The Cherry Tree
(Based on Japanese rakugo)
Silvery moonlight reflects off the water's still surface. Blue, blue beyond blue, was the grass by the lake. A hand swats someone kneeling beneath a dark tree. This is now the seventh day in a row that some trespasser has awoken me in the middle of the night, disturbing my slumber, by wandering around after curfew on the lush waterfront on top of my cranium.
They say do not swallow seeds, but I am a frugal man — I do not like to waste anything. When a friendly neighbor gave me a basketful of ripe cherries they had picked from the forest on the edge of town, I eagerly ate them: stems, pits, skin, flesh and all. Little did I know, however, that I would awake the following day to find a small leaf germinating atop my forehead.
At first, I just plucked out the pestering plant every morning in the bathroom mirror. After a while of this fruitless endeavor, I gave up the constant pruning and decided to let it be. Soon, a small sapling was sprouting from my brow, which brought me unwanted attention when awkwardly traversing the public transportation system; yet over time, once the novelty wore off and those in my town had become accustomed to the grotesque sight, I was just another face in the crowd.
When the slender cherry tree started to hinder my ability to enter doorways, I decided that it was time to finally seek professional help. A local arborist charged a hefty fee to uproot the pesky tree; an uncomfortable operation which left a noticeable dent in my balding pate. Over the following weeks, my divoted skull and I were quite content.
The seasons changed and I was greeted with an unfortunate surprise when the indentation atop my skull filled with rainwater. No matter, I would just pour the puddle out. But when a leak in my roof started to drip incessantly, directly onto my pillow, soaking into the topsoil, I awoke to find that my head had turned into a small oasis: a grove of cherry trees. As I had overslept my alarm, I had no time to manicure the orchard. The morning had been usual, despite the otherwise intrusive inconvenience growing from my pate. But by mid-afternoon, a new problem had arisen: the peaceful serenity of the luscious grove of cherry trees attracted overworked business workers seeking a brief respite, like bees to pollen or moths to candlelight. I would try shaking them out of my hair (what was left of it, anyways), yet they always came back, and multiplied vociferously, bringing along new batches of co-workers to what quickly became the most secluded, solitary, and sought-after place to relax in the city. There were even rumors of bidding wars among real estate developers seeking to expand their demesne. . .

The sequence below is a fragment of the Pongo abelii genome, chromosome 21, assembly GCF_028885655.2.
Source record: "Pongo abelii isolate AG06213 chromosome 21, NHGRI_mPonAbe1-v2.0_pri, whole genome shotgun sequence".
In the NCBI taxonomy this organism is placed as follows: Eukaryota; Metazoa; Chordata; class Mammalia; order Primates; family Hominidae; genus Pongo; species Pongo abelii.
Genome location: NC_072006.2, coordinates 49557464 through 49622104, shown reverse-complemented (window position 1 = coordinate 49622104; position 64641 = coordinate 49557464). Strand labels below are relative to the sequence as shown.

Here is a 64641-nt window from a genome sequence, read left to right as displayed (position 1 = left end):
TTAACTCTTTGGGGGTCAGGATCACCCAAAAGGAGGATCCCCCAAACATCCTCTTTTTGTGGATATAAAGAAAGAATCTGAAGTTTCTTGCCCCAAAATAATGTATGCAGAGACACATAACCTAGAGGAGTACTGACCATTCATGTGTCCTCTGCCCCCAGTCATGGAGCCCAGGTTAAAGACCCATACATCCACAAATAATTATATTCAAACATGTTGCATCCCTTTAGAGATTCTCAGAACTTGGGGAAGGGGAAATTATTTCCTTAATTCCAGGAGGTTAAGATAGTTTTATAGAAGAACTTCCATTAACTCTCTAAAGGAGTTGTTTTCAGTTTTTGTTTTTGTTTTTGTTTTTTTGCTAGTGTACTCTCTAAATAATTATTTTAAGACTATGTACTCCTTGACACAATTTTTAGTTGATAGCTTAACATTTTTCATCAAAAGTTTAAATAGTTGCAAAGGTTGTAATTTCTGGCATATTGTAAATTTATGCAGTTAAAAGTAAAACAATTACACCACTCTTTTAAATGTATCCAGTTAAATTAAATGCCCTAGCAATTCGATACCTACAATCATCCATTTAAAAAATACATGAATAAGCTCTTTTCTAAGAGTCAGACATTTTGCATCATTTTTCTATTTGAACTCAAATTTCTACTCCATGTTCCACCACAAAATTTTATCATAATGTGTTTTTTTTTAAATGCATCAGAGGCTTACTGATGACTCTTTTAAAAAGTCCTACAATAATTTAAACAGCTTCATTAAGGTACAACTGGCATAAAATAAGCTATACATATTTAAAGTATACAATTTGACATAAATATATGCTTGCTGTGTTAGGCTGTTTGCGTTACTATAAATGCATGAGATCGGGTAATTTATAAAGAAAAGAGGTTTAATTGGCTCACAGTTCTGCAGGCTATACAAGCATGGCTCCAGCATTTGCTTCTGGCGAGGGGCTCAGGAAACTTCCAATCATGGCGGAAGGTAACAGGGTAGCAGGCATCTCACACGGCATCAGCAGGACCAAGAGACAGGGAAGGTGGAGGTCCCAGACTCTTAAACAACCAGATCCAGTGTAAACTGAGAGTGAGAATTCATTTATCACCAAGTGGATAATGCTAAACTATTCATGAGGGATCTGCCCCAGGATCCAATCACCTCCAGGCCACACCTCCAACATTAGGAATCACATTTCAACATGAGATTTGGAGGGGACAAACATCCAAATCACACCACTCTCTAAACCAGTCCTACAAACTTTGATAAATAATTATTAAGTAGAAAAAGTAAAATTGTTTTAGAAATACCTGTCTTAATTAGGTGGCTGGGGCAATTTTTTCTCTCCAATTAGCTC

Eventually, I had to seek legal recourse and brought a claim against the tortious public, which came before the local city council. Much to my dismay, I discovered that several of the judiciary council members were the very same upper-class loafers who had been lazing about in the orchard! Not only were they not sympathetic to my plight, they in fact deemed my infestation a national park – which forbade me from further plucking out any of the cherry trees, or emptying the lake, lest I be thrown in jail on federal charges of ecological terrorism. For months, I was more-or-less immobile and forced to sit absolutely still, for a flock of endangered cranes had sought refuge in my cephalic reservoir. Only when winter came, and I could not bear the freezing temperatures as snow began to accumulate in drifts along my temples, did I decide to end my misery.
I exited my small apartment cramped with newspaper clippings, magazine articles, and medical journal exposés on my condition which I had collected out of a grotesque sense of pride, and started to walk alone along the empty streets at midnight. I walked to the edge of town and started to make my way through the sea of trees. It was dark and I found myself descending through the forest toward the bank of a small pond the livid color of untarnished lead. Kneeling beneath a dark-boughed cherry tree, I immersed my head in despair. Silvery moonlight reflected off the water’s still surface. Blue, blue beyond blue, was the grass by the lake.
Liam Cooper is an author who infrequently refers to himself in the third-person and evidently prefers cyclical structures. They have just finished their debut novel, Carrus Navalis, and are currently writing a metaphysical detective novel, Sous Rature. Two of his stories appeared in Issue #69 of The Cafe Irreal.